Tourists and global warming are setting the stage for an alien invasion of Antarctica.
Photo by Andrew Mandemaker
Alien species have had a significant negative impact on the ecology of many other continents. The environmental problems caused by alien species, such as pigs and rabbits, in large sections of the world has been studied at length. Now, one of the world’s last untouched places is in danger of becoming home to introduced species, with potentially disastrous consequences.
For now, Antarctica is still somewhat protected by its cold climate. But as temperatures rise, this safety net begins to fall away. One of the effects of global warming has been to make the Antarctic peninsula, the bit of the continent that curls closest to South America and has slightly warmer temperatures, a more suitable habitat for outside wildlife.
This means the ground nesting birds, seals, and whales that populate Antarctic territory could soon be joined by mice and rats brought by ships carrying tourists and scientists to the continent. Mice, rats, and cats have already overrun Macquarie Island in Australia’s sub-Antarctic territory. The rodents could decimate the populations of ground nesting birds as they have when introduced into many environments before, such as the Pacific islands.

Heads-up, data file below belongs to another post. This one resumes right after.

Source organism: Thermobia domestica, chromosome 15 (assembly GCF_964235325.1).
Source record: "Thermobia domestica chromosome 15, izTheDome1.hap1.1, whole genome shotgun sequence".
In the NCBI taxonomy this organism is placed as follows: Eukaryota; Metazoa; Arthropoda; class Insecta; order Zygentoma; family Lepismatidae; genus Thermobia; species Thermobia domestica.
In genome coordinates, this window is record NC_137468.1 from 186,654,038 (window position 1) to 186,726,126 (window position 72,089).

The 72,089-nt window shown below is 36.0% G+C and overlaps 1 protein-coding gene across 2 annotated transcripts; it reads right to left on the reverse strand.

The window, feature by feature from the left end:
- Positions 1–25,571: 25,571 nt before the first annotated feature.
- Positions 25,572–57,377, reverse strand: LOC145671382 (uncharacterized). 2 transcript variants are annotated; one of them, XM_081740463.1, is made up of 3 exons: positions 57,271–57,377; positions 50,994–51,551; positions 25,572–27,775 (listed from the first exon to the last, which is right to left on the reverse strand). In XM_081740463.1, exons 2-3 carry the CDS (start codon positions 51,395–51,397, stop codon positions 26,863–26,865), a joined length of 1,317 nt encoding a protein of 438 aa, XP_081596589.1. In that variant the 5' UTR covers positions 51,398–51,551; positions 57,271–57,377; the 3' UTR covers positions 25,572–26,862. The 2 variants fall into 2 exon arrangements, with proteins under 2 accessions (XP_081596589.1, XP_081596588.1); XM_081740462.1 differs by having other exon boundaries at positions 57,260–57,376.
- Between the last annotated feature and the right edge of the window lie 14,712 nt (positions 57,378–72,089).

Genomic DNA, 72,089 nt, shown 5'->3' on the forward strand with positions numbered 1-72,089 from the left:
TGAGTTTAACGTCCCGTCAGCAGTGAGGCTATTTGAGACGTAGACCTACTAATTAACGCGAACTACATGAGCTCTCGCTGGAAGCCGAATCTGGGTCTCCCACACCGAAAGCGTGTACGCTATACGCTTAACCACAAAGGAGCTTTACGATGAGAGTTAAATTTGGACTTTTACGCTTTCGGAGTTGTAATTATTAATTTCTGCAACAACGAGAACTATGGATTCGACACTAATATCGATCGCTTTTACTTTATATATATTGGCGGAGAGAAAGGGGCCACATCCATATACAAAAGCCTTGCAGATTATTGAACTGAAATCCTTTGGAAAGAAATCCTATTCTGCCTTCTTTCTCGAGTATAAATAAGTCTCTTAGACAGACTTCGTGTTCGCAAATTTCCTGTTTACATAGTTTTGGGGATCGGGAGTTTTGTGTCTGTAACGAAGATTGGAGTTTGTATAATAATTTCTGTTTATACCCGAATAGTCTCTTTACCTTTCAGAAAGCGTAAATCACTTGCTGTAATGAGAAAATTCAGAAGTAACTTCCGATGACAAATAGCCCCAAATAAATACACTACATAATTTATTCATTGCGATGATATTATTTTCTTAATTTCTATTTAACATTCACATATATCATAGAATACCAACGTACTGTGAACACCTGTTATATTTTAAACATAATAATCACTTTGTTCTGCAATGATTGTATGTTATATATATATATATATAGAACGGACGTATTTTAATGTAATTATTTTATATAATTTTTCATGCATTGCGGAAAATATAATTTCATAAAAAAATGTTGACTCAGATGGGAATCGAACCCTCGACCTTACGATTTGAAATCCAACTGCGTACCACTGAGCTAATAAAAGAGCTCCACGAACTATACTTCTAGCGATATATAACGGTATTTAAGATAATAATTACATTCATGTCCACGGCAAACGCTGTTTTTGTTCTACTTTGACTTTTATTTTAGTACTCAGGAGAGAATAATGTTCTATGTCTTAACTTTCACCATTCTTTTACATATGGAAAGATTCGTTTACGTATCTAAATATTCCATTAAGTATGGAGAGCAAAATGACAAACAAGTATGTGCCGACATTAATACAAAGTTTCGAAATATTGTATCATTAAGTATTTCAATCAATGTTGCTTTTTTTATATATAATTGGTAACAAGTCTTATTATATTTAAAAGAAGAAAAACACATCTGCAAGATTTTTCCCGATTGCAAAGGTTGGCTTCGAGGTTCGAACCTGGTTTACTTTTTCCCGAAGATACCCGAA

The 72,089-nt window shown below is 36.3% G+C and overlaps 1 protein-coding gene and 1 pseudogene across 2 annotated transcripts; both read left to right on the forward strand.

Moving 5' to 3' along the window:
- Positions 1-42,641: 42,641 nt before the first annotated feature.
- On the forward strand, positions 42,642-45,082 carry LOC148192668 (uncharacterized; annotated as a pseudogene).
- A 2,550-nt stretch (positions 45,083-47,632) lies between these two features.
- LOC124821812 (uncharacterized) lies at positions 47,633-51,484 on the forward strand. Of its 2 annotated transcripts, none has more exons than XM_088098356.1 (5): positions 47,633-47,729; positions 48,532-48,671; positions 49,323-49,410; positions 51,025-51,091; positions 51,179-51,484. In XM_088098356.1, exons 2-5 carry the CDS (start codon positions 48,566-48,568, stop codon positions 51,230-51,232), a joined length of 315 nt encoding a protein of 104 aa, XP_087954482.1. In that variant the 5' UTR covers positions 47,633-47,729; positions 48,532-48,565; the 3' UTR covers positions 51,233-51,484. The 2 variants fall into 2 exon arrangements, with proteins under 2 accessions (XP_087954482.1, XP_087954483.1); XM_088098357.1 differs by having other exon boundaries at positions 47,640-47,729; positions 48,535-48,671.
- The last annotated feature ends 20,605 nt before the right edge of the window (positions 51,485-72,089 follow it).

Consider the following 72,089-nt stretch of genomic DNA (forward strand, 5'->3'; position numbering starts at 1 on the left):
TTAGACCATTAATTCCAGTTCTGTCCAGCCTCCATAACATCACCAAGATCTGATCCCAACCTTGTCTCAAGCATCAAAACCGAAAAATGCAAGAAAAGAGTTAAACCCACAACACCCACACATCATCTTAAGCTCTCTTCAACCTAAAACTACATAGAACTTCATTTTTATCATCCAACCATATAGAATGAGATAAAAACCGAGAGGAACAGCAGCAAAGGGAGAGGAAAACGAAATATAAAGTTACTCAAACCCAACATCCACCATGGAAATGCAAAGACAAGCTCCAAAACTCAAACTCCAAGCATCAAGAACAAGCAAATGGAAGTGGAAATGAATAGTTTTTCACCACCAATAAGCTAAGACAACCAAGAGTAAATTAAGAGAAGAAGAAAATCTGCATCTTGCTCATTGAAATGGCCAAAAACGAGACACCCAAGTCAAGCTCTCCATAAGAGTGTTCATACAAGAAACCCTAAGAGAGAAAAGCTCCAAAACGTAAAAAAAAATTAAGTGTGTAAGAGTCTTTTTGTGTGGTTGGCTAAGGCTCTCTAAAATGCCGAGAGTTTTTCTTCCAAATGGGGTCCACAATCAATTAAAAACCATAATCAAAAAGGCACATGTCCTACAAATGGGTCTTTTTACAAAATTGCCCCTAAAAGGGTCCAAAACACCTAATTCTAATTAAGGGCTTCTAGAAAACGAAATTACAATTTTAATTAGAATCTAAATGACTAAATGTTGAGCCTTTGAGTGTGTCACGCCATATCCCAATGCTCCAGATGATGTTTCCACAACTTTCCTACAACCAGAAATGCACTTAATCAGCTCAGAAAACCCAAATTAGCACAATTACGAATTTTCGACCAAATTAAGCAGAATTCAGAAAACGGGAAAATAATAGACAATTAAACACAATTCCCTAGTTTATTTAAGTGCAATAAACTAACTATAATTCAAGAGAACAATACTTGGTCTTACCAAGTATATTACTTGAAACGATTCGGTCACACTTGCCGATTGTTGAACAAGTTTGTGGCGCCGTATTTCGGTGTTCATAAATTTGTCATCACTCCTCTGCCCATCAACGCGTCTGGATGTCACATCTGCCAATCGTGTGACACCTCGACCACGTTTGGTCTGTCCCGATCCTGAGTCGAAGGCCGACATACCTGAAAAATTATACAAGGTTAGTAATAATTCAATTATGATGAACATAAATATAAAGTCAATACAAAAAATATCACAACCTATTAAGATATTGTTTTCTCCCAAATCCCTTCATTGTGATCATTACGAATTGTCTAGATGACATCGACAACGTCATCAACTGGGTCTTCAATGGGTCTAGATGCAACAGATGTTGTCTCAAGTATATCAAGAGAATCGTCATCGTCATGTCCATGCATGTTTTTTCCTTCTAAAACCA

But animals aren’t the only threat to the Antarctic ecosystem. Scientists fear that if global warming causes the continent’s climate to thaw out, introduced plant species could take over. One species of grass, agrostis stolonifera, is a particular threat. Dana Bergstrom, part of the Australian Antarctic Division and head of a research project on alien species in Antarctica, said: “It’s a species that gets everywhere, it’s already on most of the Antarctic islands.” She said that if the species gets a toehold on the continent “it would just create lawns.”
Bergstrom blames plant seeds, spores, and insect eggs that attach to the clothes of scientists and tourists for the introduction of most species. The organisms find their way in despite strict bans on importing most types of plants and animal products. She said: “Antarctica is the last bastion of a pristine environment compared to the rest of the world. It has been isolated by the southern ocean — people are starting to break that barrier.”
Even with a still chilly environment, several alien species are cropping up on the continent. One sample from a small Antarctic pond found eight organisms previously unknown there.